In Richfield, a city with a proud hockey history, kids today are more likely to play soccer than hockey. That’s a scary trend for the city-owned Richfield Ice Arena.
With ice time rentals declining, the arena had a $220,000 budget shortfall last year. Perhaps more alarming was that U.S. Figure Skating, a steady user of the arena over the years, told the city that because the building lacks the design and meeting space to host big events, it intended to seek ice time elsewhere.
As city officials were wringing their hands over what looked like a dire future for the 1971 arena, in walked an apparent savior.
The Minnesota Magicians, a junior hockey team, were looking for a home. Scott Meyer the team coach and a minority owner, liked what he saw: 1,400 seats that circled the rink, and prime game times available on Friday and Saturday nights.
“I think it’s one of the better-looking classic arenas, with seating all around the ice right next to the action,” Meyer said. “It’s centrally located, very easy to get to, and right next to Edina, Bloomington and Minneapolis.”
The Magicians, who began playing at the arena this fall, are working on a 15-year lease agreement with the city. Richfield plans to invest $2 million in the building over the next few months, adding a locker room for the Magicians, expanding the lobby, adding classrooms and a training facility.
City Manager Steve Devich said the Magicians arrived just as the arena was at “a turning point.”
“There is so much competition in the metro area for ice time,” he said. “If you want to take your ice arena to the next level and make it competitive, you have to do something to make it special.
“I can’t think of a better way to accentuate our ice arena than by having this junior hockey team playing out of our arena.”
Richfield’s experience comes as ice arenas around the Twin Cities face a number of challenges. In White Bear Lake, the Vadnais Sports Center, which is in default on its debt, recently went back on the market when a lead bidder missed a deadline in the purchase process. And at the State Fairgrounds, the Lee & Rose Warner Coliseum ice rink will be closed in February due to decreased demand and high costs to replace icemaking equipment.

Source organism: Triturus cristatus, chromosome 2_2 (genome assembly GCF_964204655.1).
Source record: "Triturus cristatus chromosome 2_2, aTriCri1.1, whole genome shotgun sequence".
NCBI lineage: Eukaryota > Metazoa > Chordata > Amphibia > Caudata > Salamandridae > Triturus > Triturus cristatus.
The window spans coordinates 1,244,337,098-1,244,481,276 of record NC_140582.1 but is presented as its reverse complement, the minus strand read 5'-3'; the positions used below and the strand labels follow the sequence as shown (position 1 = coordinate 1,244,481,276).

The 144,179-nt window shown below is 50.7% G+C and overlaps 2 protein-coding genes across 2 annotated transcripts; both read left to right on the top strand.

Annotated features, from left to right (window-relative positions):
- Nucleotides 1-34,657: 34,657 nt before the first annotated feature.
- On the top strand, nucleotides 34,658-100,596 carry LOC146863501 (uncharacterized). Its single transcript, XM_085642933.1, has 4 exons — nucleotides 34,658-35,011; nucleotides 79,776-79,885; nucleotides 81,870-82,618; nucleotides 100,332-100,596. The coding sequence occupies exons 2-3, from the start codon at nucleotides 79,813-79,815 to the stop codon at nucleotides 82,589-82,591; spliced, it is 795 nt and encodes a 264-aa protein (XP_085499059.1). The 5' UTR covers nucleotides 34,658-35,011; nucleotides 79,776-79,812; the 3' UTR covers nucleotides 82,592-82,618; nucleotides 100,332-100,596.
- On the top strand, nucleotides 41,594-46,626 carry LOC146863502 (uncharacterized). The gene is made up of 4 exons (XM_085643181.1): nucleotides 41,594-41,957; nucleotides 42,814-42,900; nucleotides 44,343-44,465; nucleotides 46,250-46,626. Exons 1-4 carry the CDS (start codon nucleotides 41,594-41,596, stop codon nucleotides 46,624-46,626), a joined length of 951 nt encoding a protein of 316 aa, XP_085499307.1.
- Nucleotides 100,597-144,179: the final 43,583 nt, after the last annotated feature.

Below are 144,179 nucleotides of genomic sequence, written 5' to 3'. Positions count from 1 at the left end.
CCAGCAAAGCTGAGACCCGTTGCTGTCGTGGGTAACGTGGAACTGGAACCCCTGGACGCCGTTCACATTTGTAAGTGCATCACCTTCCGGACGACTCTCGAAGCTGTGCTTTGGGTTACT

Magicians part of NAHL
The Magicians are one of three North American Hockey League (NAHL) teams in Minnesota, and the first such team in the Twin Cities since the St. Paul Vulcans shut down in 2000. The NAHL is one of two junior leagues in the nation for players ages 16 to 20 who have to try out to make the team but do not pay to play as they try to jump to college or pro hockey.
Meyer is part of a Minnesota-based ownership group that bought a dormant NAHL franchise out of New Mexico. He said the Richfield arena was the perfect size for his club, which will play 30 to 36 games per season at the arena from September through March.
With tickets priced from $8 to $13, Meyer said that this season the team has drawn from 400 to 900 fans per game. The team has players from Russia, Latvia, Sweden and Finland and notable local players, including Eagan’s Nick Kuchera and Sam Wolfe.
The city has already broken ground for an arena addition for a $565,000 locker room for the Magicians.
“The city has been a great partner,” Meyer said. “At the end, we hope it helps the city and the players.”
Jim Topitzhofer, Richfield parks and recreation director, said that at present the Magicians are paying only for ice time. He said when the locker room is ready and the lease is signed, the team also will pay a lease rate expected to exceed $50,000.
‘Good for the city’
City Council members were eager to approve the arena improvements, and the city has changed its ordinances to allow beer sales at games. Food also is available for what Topitzhofer described as a growing fan base.
The Magicians are “good not only for the viability of the ice arena, but good for the city,” he said. “It’s another thing to do with your family, with a team you can get to know and support right here, without having to go downtown or pay for parking.”
Meyer said the Magicians hope to partner with the city on such events as summer hockey camps, which Topitzhofer said the renovated arena will easily accommodate. New classroom space also will be used for rental events like birthday parties.
The arena renovation will be paid for with bonds that are paid back mostly with user fees and money from the Magicians’ lease, Topitzhofer said.
He said U.S. Figure Skating has already indicated renewed interest in using the Richfield arena after the improvements are made. “It’s all part of remaining vital,” he said. “With the building able to host more large events, it will make us stronger.”